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Free Derek Norris!

Oakland's catcher is hitting .386/.444/.579. C'mooooon.

If you don't give him more at-bats, he's just going to beat you up and take them anyway.
If you don't give him more at-bats, he's just going to beat you up and take them anyway.
Tim Heitman-USA TODAY Sports

Oakland Athletics manager Bob Melvin loves his platoons. He should, too, because he's good at them and they increase his lineup's production. Getting the platoon advantage usually works in your favor ... unless the hitter in question is so good that he can start every day against pitchers of either hand. That would be your Josh Donaldson and Yoenis Cespedes, and switch-hitters like Jed Lowrie and Coco Crisp. I believed before the season that Derek Norris would vault into that class this year, and I think that he is well on his way to doing so. His splits so far, with the number of plate appearances in parentheses:

Derek Norris, 2014 vs. LHP (33): .367/.424/.500, 0 homers, 4 doubles, 3 walks, 3 K's
Derek Norris, 2014 vs. RHP (30): .407/.467/.667, 2 homers, 1 double, 3 walks, 5 K's

It's only a few plate appearances. But man, Norris sure looks good against right-handed pitching. He looks nothing like the guy who hit .149/.261/.184 against righties last year. He's still mashing lefties, but the early returns suggest that he may not be limited by the preferred arm of the opposing pitcher.

Not only are Norris' platoon splits evening out, he is starting to look like a legitimate star hitter. He was billed as a power-and-patience, three-true-outcomes hitter when he was acquired from the Washington Nationals in the Gio Gonzalez trade, in the mold of Mike Napoli. However, he is becoming much more than that. The Three True Outcomes hitter waits for his pitch, swings really hard, and either misses or hits it over the fence. Norris fits part of that description; he swings at a below-average rate (and is doing so even less so far this year), and he chases out of the strike zone less than average as well (also improved even further this year). However, his swinging-strike rate dipped below-league average last year and has continued to drop. That, combined with the solid contact he usually makes and surprising speed which has let him beat out four infield hits already, could help him keep his batting average higher than was originally expected. Granted, his .426 BABIP will come down, but this career .243 hitter is a good bet to set a personal best in average.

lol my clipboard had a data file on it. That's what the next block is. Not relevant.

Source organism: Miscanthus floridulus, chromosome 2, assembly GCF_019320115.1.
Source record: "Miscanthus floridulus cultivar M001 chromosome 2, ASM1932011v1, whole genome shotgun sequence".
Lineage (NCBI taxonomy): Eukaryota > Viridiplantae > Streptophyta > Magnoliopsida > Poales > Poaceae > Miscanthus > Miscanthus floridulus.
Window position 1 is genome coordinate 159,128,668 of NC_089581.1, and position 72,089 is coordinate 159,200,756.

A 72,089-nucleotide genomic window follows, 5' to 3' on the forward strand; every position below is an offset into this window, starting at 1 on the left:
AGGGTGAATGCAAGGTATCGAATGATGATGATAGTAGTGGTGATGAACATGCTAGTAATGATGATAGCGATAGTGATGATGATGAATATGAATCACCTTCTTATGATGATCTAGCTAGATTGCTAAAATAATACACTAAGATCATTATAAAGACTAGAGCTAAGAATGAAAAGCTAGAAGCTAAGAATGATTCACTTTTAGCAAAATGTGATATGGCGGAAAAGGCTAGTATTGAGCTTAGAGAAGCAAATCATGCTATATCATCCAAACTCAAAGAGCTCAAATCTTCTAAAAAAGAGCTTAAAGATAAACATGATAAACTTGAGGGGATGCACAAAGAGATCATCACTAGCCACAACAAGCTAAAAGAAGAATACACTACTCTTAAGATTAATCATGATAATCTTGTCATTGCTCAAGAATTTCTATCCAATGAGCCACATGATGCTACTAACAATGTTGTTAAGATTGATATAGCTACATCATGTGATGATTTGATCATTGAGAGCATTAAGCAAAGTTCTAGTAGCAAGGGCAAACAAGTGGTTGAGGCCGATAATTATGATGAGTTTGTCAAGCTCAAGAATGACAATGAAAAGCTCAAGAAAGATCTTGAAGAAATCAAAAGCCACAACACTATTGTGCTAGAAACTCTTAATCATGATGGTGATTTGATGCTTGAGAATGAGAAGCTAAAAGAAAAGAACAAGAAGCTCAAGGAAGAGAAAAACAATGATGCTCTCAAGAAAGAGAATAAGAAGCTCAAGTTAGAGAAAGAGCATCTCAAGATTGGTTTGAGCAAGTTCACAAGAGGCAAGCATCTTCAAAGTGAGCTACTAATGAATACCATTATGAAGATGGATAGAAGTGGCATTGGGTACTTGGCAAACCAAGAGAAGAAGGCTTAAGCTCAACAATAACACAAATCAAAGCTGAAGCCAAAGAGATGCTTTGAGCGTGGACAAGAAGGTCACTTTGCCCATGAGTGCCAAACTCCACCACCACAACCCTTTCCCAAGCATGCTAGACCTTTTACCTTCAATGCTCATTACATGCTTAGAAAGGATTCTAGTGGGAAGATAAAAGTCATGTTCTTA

The biggest surprise with Norris is the fact that he's not striking out. In his first two seasons, he whiffed in a quarter of his plate appearances. So far this year, he's done so only eight times in 63 PA's, which is about half as often as before. That rate will likely come up a bit as he faces a higher percentage of non-Astros pitchers, but even if he can keep it under 20 percent he will have made a serious improvement in his game.

So, if Norris isn't a Three True Outcomes hitter, then what is he? He's a patient hitter with excellent plate discipline who makes a lot of contact, and who doesn't swing for the fences but has enough power to clear them on occasion anyway. He's not Mike Napoli, he's Brian McCann.

Now, it isn't as simple as saying that Norris should play every day. First, he's a catcher, so I don't want him in there for more than 120 games or so. Second, he probably really is better against left-handers than right-handers, even if the difference is almost certainly not as pronounced as it looked last year. Third, he still has a hell of a platoon-mate in John Jaso. Don't be fooled by Jaso's .241/.348/.328 line to start the year; just as Norris' gaudy stats will come down a bit, Jaso's OBP will creep back up toward .400 and he'll start hitting the gaps for some doubles. He's good enough that the catcher's spot is still an offensive strength when he starts against right-handed pitching, but I don't know that he'll be so much better than Norris as to justify the defensive downgrade on a regular basis. A good set-up could have Norris getting 110 games behind the plate, with Jaso picking up another few dozen starts as the DH against right-handers when Alberto Callaspo's early-season heater is far enough in the rear-view mirror that he doesn't need to be in the lineup every day.

Using Jaso as the DH does mean that there is no backup catcher available on the bench. However, that would be a rare occurrence, and since Norris doesn't really need a pinch-hitter in a late-inning matchup against a righty, the negative effect would be slightly reduced. Or, one of the two of them could learn to play first base (with Brandon Moss as the DH) so that he could shift behind the plate in case of emergency without giving up the designated hitter spot. If Callaspo can learn it on the fly, I don't see why Norris and/or Jaso can't.

Derek Norris is not a platoon player. He is a legitimate hitter who can start the majority of his team's games, and he's in the early stages of what will be his breakout season. His bat needs to be in the lineup as often as possible, because he could turn out to be one of the better hitters on the team. It's time to free Derek Norris.